Cook becoming dangerous third-down option
GREEN BAY - Aaron Rodgers shimmied to his left. He barely had time to think, much less react, before Chicago Bears linebacker Nick Kwiatkoski’s right hand was draped around his right shoulder.
This was the Green Bay Packers' initial third-down attempt Sunday, and it was off to a bad start. Kwiatkoski came unblocked on a blitz. Rodgers, gimpy right calf and all, scrambled to save a play.
After a couple steps, Rodgers lofted a pass downfield to his big tight end. Jared Cook rewarded his quarterback’s trust with a first down.
“A matchup concern,” coach Mike McCarthy called Cook. “I think that’s obvious, just the way when you line him up in different spots, how they react to him. You go to the first third-and-3 there, and the matchup he has on the corner route.
“When they give you those opportunities for those matchups, he’s a tough guy to handle.”
Cook caught a pair of third-down conversions on the Packers' opening touchdown drive against the Bears. After his size against Bears defensive back Demontre Hurst gave Rodgers a bigger target, Cook used his speed to separate from Kwiatkowski on a 10-yard out route three plays later.
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The Packers' next third-down conversion didn’t come until Rodgers heaved a 60-yard pass downfield to Jordy Nelson on their final offensive play before a spike and a game-winning Mason Crosby field goal.
In between, there were seven consecutive failed third downs Sunday at Soldier Field. It was one of the few blemishes for an offense that had no turnovers and just two penalties, but it became a big problem.
Rodgers’ long completion to Nelson bailed out a defense that would have had some tough explaining to do if the Packers left Chicago without a win. But defense hardly was the lone culprit responsible for squandering a 17-point fourth-quarter lead. Both sides of the ball played their part.
“It definitely felt like our third down was pretty bad,” right guard T.J. Lang said amid a happy and relieved postgame locker room.
Third down didn’t hurt the Packers on the scoreboard. They dropped 30 points on the Bears, a number that’s good enough to win most weeks. In the third quarter, they strung together a pair of touchdown drives without facing a single third down.
But their inability to convert third down derailed their fourth quarter. Twice, the Packers responded to Bears touchdowns with three-and-outs. While the Packers needed to keep Chicago out of the end zone, any defense is better when its offense moves the chains.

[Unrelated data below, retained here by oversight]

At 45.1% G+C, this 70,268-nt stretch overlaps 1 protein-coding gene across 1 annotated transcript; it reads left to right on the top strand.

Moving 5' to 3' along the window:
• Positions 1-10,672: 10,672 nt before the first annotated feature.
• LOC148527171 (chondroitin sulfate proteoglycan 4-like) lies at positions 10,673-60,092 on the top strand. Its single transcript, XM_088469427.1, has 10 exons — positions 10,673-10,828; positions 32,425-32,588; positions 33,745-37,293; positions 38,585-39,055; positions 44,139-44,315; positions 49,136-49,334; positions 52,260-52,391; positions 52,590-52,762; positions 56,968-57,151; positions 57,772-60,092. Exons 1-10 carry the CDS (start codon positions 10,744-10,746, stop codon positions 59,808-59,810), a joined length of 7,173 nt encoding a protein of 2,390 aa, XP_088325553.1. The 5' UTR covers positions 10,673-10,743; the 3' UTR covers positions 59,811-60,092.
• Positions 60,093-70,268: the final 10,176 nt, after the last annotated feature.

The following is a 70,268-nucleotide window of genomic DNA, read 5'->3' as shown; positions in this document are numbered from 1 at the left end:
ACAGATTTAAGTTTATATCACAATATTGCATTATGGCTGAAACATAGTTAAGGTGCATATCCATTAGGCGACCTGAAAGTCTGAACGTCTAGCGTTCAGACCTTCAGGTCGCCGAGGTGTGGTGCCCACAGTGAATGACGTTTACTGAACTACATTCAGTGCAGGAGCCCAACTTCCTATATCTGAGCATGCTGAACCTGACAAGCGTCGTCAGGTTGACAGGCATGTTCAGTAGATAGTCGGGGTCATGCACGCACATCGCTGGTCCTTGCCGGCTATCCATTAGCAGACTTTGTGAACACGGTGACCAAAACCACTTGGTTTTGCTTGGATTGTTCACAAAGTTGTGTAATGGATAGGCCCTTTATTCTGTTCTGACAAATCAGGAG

“They come score a touchdown,” Lang said, “and we try to rebound and kind of keep the momentum. We go three-and-out, and they score again. Then we go three-and-out.
“We just allowed them to keep the momentum there in the fourth quarter with the three-and-outs. We’ll learn from that. We’ll get better.”
Rodgers’ lack of mobility coupled with tight coverage from the Bears' secondary were perhaps the biggest issues. Rodgers was sacked three times on third down, with one overturned because of a defensive holding penalty, and failed to convert two more as a runner.
That’s where Cook could have potentially helped more. While he caught six passes for 85 yards, second on the Packers only to Nelson, he wasn’t targeted on a third down after the opening drive.
“He’s another element (we) can add to the game,” Nelson said. “We saw it in Washington, and it’s something that defenses have to adjust to, and we adjust to throughout the weeks. The more guys that we have out there that can make plays, obviously the better situation we’re in.
“He’s a big target. He can move. He can cover a lot of ground. Obviously the more plays he makes and gets more time back on the field, the confidence grows with Aaron.”
Among the Packers offense’s biggest improvements since last season has been third-down conversion. They rank third in the NFL behind New Orleans and Washington, converting 46.2 percent of their third downs. That’s a major jump from ranking 27th in the league with a 34.1 conversion rate a year ago.
As their season turned with four straight wins, their third-down conversion trended the opposite direction. The Packers are tied for 24th in converting 33 percent of their third downs over the past three weeks. They converted 4-of-12 against Houston, 4-of-11 against Seattle and 3-of-10 against Chicago.
McCarthy bristled Monday when asked whether the Packers should more consistently get Cook involved in the passing game, but Cook might provide the easiest solution. Tight ends are valuable on third down because of the mismatches they create against defensive backs and linebackers.
Most of Cook’s production since returning from a two-month ankle injury has come on third down. Cook has seven catches for 147 yards on third down in his past five games. On first and second downs, he has 17 catches for 84 yards. In his past five games, Cook has caught seven of the eight third-down passes Rodgers has thrown to him.
It's the kind of consistency a good third-down offense largely has lacked the past three weeks.
“I feel like I’m there for Aaron whenever he needs me,” Cook said. “Me and him are continuing to build our rapport and get better as tight end and quarterback. He just stays in my ear. We just communicate, and whenever he sees things, we just make sure we stay on the same page.
“When you know the sticks, when you know third-down situations and you know what he needs, you’re able to get there. And you’re able to get what the team needs to keep the chains moving.”
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